A totally inaccurate statistic that I just made up tells us that 1 out of 4 brooklynites work either from home, a shared work space, or their own shop. We’re a borough booming with hardworking entrepreneurs. It’s all very exciting, but a not-so-bright aspect of what comes with the you’re-on-your-own territory is to watch where your money goes carefully. There’s usually a close inspection of expenses that we can possibly live without. And I’m not talking about almond croissants here. Those totally increase my productivity.
Most freelancers and business owners I know trust a dentist with their dental issues. They take their cars to the mechanic and pay a hair stylist to do their hair. We seek out professionals to do these things because they know what they’re doing, and we’d be doing ourselves a disastrous favor if we tried to take care of those things on our own. However when it comes to their own work space, where they spend long hours every day, most of these people don’t seem to care so much. An attempt at optimizing the space might include a trip to IKEA to get a file cabinet or some shopping around for a new inbox tray. Some peeps take an extra steps and add shelves and personal touches.
An organized work space tailored to your needs can change the way you work dramatically. Whether it’s a shop where you make things and meet clients and do your billing and 38 other things, or a corner of your living room, the way the space is laid out and how it functions is key to make your life easier. And your work hours more productive. And your overall self happier. That’s why you need to know Liz.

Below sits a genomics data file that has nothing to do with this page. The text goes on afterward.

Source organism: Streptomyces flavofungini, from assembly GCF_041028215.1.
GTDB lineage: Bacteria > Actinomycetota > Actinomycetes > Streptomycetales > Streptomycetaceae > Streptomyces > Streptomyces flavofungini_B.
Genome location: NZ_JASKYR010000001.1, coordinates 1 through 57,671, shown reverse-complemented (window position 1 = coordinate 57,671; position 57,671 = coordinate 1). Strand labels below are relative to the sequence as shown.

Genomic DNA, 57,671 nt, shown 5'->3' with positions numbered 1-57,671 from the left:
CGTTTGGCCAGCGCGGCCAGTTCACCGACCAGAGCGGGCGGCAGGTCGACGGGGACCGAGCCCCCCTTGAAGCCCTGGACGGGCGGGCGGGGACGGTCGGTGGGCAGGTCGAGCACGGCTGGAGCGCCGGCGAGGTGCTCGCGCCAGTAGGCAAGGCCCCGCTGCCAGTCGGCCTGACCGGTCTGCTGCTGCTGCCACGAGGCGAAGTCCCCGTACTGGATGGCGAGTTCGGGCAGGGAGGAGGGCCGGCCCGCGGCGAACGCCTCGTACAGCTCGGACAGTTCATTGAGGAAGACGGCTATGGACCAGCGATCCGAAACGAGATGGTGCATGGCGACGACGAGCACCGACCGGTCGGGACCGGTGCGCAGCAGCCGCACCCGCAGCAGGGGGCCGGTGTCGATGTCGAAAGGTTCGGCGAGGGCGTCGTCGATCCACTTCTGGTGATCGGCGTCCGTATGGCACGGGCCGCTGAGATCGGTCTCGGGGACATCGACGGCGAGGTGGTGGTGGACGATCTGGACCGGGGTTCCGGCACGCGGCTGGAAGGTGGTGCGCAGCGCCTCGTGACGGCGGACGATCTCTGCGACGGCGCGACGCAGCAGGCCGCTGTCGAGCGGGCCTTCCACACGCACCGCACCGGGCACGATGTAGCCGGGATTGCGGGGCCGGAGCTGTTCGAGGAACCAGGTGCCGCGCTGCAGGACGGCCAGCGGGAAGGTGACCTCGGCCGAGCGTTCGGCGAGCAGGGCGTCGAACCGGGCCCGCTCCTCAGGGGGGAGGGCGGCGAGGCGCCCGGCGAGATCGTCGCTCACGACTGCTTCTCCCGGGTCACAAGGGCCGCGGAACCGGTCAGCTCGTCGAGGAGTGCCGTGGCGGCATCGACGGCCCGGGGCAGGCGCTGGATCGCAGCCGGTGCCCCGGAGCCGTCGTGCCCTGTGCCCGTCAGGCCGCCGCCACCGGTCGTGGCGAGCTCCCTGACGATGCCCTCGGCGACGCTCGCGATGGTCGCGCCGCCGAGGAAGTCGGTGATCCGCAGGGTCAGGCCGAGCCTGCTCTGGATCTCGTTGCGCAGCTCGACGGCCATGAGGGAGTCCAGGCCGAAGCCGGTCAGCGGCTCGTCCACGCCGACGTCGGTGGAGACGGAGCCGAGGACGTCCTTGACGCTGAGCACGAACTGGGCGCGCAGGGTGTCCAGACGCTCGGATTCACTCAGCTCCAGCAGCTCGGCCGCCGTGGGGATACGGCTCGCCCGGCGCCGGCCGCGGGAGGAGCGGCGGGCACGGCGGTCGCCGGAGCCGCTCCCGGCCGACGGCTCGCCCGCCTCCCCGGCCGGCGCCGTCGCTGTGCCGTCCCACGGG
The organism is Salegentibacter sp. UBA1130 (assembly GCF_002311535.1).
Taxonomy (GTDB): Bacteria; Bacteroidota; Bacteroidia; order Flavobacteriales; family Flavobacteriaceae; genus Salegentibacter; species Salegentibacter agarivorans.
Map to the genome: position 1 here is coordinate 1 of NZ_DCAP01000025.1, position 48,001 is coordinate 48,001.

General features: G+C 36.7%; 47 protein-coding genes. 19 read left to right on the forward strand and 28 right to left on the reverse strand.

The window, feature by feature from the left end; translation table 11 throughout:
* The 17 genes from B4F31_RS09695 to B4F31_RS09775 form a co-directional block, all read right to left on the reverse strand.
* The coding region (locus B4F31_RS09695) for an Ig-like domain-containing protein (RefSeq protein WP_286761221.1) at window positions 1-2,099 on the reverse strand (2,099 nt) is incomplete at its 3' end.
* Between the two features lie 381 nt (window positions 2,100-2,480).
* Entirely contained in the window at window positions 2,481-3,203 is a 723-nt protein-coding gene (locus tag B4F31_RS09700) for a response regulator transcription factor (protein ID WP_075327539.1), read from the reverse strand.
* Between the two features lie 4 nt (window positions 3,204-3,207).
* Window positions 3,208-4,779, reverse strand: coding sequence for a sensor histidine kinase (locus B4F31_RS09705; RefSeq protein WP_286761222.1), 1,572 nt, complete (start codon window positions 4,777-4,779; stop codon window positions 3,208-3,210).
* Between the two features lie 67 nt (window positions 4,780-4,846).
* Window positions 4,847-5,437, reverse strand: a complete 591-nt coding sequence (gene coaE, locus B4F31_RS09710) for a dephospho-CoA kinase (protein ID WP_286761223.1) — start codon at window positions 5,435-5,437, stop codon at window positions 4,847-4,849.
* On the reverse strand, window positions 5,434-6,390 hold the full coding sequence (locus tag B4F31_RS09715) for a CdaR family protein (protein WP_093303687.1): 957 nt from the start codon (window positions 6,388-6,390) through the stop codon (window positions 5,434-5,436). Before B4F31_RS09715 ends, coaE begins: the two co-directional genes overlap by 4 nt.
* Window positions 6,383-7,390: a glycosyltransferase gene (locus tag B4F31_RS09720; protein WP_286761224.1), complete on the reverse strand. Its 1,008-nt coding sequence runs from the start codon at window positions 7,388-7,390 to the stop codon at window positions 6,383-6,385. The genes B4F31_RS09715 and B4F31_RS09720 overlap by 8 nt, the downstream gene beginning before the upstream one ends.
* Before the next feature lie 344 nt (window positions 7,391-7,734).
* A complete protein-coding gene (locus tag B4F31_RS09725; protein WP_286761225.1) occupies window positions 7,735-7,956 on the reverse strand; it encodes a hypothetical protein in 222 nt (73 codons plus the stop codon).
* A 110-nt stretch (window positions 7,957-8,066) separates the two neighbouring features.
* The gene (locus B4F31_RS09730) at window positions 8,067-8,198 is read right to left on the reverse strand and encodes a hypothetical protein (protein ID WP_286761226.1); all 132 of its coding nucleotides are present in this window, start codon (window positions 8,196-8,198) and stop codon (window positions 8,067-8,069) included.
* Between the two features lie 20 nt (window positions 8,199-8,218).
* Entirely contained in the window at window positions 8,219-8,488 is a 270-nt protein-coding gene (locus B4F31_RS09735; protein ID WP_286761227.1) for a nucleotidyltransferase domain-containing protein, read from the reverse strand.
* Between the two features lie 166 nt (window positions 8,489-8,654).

Liz Dahmen founded Make Space in 2010 to help people achieve the best solution for their work spaces. After working on residential and commercial spaces, Liz is now focusing solely on work spaces. I had the pleasure to talk to Liz about her business, her process, and some organizing tips.
You were a high school art teacher for several years. What made you decide to go on your own and start Make Space?
I could probably fill a book with the details of how I ended up choosing the entrepreneurial path, but I’ll do everyone a favor and weed it down to just two major events that led me to start my company. The first and biggest nudge I got was from the school itself. Around November of 2009 the school told me that I would have to take on more hours in order to keep my benefits. With the imminent threat of my health insurance being taken away, I suddenly realized the degree to which I was staying there just for the benefits. I didn’t want to take on more hours, and without benefits I just couldn’t justify staying. The second sign came after I had decided to leave, but before I knew exactly what I was going to do. I was in a yoga class, pondering my future when the teacher’s voice floated into my ears…she said something like, “make space between your shoulders,” and those words hit me. That’s what I wanted to do! I wanted to help people make space…both literally and figuratively. I thought it would be a great existence to help people make space for what they want in their lives. So that’s how I got my company’s name, and the driving force behind the development of the business.
Since you started, you have worked in very different projects, residential and commercial. Is there a project that you feel particularly proud of?